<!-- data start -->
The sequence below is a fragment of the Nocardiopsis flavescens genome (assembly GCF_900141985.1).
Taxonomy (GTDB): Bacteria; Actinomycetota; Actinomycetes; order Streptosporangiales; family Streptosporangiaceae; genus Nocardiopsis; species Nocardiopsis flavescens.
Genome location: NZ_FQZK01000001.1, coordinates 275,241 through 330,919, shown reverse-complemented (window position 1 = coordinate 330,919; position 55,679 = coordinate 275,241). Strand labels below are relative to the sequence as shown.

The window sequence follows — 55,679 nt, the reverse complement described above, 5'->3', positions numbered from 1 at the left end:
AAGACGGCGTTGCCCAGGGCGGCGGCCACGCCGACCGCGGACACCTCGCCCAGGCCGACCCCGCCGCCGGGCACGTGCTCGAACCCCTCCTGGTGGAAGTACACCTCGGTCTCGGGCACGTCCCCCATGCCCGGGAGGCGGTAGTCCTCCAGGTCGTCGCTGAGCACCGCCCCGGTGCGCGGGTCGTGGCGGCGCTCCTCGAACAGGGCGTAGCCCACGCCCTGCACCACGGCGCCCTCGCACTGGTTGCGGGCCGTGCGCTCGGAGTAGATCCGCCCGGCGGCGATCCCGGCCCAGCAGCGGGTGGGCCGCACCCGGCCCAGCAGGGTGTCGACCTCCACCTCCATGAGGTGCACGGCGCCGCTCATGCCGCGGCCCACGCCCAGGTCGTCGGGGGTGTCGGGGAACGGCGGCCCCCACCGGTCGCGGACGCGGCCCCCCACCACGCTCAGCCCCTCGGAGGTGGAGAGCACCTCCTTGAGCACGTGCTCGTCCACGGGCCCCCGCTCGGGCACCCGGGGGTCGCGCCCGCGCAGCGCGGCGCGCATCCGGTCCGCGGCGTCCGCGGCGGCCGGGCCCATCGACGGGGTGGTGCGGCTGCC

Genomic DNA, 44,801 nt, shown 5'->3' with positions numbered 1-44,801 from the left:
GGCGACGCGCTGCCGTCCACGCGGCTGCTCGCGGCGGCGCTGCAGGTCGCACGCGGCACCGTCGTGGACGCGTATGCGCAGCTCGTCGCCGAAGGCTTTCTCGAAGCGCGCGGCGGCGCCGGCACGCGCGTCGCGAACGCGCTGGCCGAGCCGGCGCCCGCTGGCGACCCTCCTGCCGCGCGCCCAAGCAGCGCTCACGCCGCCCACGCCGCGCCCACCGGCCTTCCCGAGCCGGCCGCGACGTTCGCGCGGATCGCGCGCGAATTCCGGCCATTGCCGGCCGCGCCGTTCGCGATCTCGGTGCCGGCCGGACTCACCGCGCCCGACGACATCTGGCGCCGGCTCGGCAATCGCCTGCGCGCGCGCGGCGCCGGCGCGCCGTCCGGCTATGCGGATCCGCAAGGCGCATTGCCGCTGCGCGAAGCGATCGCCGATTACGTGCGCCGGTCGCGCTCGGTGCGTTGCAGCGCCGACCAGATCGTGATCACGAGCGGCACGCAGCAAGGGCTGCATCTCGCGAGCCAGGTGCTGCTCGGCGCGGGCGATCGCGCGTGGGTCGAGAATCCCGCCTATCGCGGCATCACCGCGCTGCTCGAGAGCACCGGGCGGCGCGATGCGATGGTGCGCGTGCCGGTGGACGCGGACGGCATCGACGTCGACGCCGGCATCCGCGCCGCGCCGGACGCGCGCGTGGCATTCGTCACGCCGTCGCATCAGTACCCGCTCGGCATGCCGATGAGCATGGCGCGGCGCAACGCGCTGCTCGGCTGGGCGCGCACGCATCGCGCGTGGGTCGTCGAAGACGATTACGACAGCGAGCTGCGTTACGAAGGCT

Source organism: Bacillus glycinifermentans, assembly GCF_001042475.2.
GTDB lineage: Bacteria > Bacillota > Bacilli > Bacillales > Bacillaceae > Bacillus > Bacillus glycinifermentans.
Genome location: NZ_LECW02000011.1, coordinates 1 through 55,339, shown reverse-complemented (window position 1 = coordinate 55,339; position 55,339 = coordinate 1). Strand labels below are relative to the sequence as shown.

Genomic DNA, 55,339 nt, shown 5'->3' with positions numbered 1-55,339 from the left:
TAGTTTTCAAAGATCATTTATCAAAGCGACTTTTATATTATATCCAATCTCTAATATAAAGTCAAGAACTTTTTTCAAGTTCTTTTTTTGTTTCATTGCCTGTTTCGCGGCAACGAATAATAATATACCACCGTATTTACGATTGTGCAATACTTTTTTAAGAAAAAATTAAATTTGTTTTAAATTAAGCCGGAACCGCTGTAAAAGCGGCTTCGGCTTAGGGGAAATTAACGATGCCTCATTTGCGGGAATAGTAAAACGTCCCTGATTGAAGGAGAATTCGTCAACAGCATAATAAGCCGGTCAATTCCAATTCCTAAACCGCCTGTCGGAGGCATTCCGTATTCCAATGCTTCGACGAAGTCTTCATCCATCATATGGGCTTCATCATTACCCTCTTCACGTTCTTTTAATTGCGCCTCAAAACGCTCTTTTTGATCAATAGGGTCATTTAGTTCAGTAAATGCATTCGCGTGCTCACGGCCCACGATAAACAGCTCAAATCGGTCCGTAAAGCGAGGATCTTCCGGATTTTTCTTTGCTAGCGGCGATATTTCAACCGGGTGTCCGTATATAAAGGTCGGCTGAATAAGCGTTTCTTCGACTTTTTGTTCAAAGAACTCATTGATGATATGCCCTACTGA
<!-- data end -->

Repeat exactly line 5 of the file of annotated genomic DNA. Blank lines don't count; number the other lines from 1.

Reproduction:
AAGACGGCGTTGCCCAGGGCGGCGGCCACGCCGACCGCGGACACCTCGCCCAGGCCGACCCCGCCGCCGGGCACGTGCTCGAACCCCTCCTGGTGGAAGTACACCTCGGTCTCGGGCACGTCCCCCATGCCCGGGAGGCGGTAGTCCTCCAGGTCGTCGCTGAGCACCGCCCCGGTGCGCGGGTCGTGGCGGCGCTCCTCGAACAGGGCGTAGCCCACGCCCTGCACCACGGCGCCCTCGCACTGGTTGCGGGCCGTGCGCTCGGAGTAGATCCGCCCGGCGGCGATCCCGGCCCAGCAGCGGGTGGGCCGCACCCGGCCCAGCAGGGTGTCGACCTCCACCTCCATGAGGTGCACGGCGCCGCTCATGCCGCGGCCCACGCCCAGGTCGTCGGGGGTGTCGGGGAACGGCGGCCCCCACCGGTCGCGGACGCGGCCCCCCACCACGCTCAGCCCCTCGGAGGTGGAGAGCACCTCCTTGAGCACGTGCTCGTCCACGGGCCCCCGCTCGGGCACCCGGGGGTCGCGCCCGCGCAGCGCGGCGCGCATCCGGTCCGCGGCGTCCGCGGCGGCCGGGCCCATCGACGGGGTGGTGCGGCTGCC